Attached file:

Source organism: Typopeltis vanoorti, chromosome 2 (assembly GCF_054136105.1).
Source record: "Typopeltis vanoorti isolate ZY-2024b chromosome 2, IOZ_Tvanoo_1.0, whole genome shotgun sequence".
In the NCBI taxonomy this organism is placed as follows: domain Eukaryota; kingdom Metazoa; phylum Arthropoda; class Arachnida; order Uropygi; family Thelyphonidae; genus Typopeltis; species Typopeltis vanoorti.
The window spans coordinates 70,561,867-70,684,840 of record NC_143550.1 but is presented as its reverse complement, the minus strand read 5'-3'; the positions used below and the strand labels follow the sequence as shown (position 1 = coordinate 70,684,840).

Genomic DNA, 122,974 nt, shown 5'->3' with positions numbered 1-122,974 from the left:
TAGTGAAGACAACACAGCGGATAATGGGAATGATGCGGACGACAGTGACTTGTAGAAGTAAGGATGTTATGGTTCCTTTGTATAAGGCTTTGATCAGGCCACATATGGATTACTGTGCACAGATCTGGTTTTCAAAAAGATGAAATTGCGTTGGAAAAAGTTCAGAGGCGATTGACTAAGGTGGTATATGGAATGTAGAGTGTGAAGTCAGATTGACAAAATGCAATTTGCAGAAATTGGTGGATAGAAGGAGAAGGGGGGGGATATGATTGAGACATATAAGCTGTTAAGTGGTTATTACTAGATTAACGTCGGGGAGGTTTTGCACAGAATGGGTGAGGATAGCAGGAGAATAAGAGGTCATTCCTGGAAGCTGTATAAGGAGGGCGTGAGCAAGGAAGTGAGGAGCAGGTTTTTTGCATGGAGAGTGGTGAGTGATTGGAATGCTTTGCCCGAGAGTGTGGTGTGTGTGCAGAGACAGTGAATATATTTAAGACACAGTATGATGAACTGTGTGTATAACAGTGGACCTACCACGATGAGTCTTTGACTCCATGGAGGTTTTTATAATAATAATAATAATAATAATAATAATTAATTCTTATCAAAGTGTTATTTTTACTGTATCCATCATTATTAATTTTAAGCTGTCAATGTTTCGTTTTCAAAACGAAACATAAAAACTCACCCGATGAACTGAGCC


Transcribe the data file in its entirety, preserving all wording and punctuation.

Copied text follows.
Source organism: Typopeltis vanoorti, chromosome 2 (assembly GCF_054136105.1).
Source record: "Typopeltis vanoorti isolate ZY-2024b chromosome 2, IOZ_Tvanoo_1.0, whole genome shotgun sequence".
In the NCBI taxonomy this organism is placed as follows: domain Eukaryota; kingdom Metazoa; phylum Arthropoda; class Arachnida; order Uropygi; family Thelyphonidae; genus Typopeltis; species Typopeltis vanoorti.
The window spans coordinates 70,561,867-70,684,840 of record NC_143550.1 but is presented as its reverse complement, the minus strand read 5'-3'; the positions used below and the strand labels follow the sequence as shown (position 1 = coordinate 70,684,840).

Genomic DNA, 122,974 nt, shown 5'->3' with positions numbered 1-122,974 from the left:
TAGTGAAGACAACACAGCGGATAATGGGAATGATGCGGACGACAGTGACTTGTAGAAGTAAGGATGTTATGGTTCCTTTGTATAAGGCTTTGATCAGGCCACATATGGATTACTGTGCACAGATCTGGTTTTCAAAAAGATGAAATTGCGTTGGAAAAAGTTCAGAGGCGATTGACTAAGGTGGTATATGGAATGTAGAGTGTGAAGTCAGATTGACAAAATGCAATTTGCAGAAATTGGTGGATAGAAGGAGAAGGGGGGGGATATGATTGAGACATATAAGCTGTTAAGTGGTTATTACTAGATTAACGTCGGGGAGGTTTTGCACAGAATGGGTGAGGATAGCAGGAGAATAAGAGGTCATTCCTGGAAGCTGTATAAGGAGGGCGTGAGCAAGGAAGTGAGGAGCAGGTTTTTTGCATGGAGAGTGGTGAGTGATTGGAATGCTTTGCCCGAGAGTGTGGTGTGTGTGCAGAGACAGTGAATATATTTAAGACACAGTATGATGAACTGTGTGTATAACAGTGGACCTACCACGATGAGTCTTTGACTCCATGGAGGTTTTTATAATAATAATAATAATAATAATAATAATTAATTCTTATCAAAGTGTTATTTTTACTGTATCCATCATTATTAATTTTAAGCTGTCAATGTTTCGTTTTCAAAACGAAACATAAAAACTCACCCGATGAACTGAGCC